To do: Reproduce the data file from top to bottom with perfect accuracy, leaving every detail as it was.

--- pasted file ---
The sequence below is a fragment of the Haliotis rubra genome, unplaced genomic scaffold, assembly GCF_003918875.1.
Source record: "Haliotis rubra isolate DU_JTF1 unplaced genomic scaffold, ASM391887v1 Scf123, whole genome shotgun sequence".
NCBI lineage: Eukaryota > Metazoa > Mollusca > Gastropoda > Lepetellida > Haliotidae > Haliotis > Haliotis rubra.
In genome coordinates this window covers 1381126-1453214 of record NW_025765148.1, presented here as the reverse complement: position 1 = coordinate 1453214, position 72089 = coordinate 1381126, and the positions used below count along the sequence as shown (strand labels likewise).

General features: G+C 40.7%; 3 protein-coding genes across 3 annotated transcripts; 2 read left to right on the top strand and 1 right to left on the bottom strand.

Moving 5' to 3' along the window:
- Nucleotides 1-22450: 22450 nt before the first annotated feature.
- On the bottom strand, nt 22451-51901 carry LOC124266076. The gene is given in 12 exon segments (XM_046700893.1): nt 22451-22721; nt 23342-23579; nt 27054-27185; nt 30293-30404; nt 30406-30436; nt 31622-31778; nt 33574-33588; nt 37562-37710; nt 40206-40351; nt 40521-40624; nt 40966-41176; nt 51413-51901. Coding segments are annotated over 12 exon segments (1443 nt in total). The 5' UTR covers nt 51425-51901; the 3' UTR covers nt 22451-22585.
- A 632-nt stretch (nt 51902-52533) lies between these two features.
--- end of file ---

The sequence below is a fragment of the Haliotis rubra genome, unplaced genomic scaffold, assembly GCF_003918875.1.
Source record: "Haliotis rubra isolate DU_JTF1 unplaced genomic scaffold, ASM391887v1 Scf123, whole genome shotgun sequence".
NCBI lineage: Eukaryota > Metazoa > Mollusca > Gastropoda > Lepetellida > Haliotidae > Haliotis > Haliotis rubra.
In genome coordinates this window covers 1381126-1453214 of record NW_025765148.1, presented here as the reverse complement: position 1 = coordinate 1453214, position 72089 = coordinate 1381126, and the positions used below count along the sequence as shown (strand labels likewise).

General features: G+C 40.7%; 3 protein-coding genes across 3 annotated transcripts; 2 read left to right on the top strand and 1 right to left on the bottom strand.

Moving 5' to 3' along the window:
- Nucleotides 1-22450: 22450 nt before the first annotated feature.
- On the bottom strand, nt 22451-51901 carry LOC124266076. The gene is given in 12 exon segments (XM_046700893.1): nt 22451-22721; nt 23342-23579; nt 27054-27185; nt 30293-30404; nt 30406-30436; nt 31622-31778; nt 33574-33588; nt 37562-37710; nt 40206-40351; nt 40521-40624; nt 40966-41176; nt 51413-51901. Coding segments are annotated over 12 exon segments (1443 nt in total). The 5' UTR covers nt 51425-51901; the 3' UTR covers nt 22451-22585.
- A 632-nt stretch (nt 51902-52533) lies between these two features.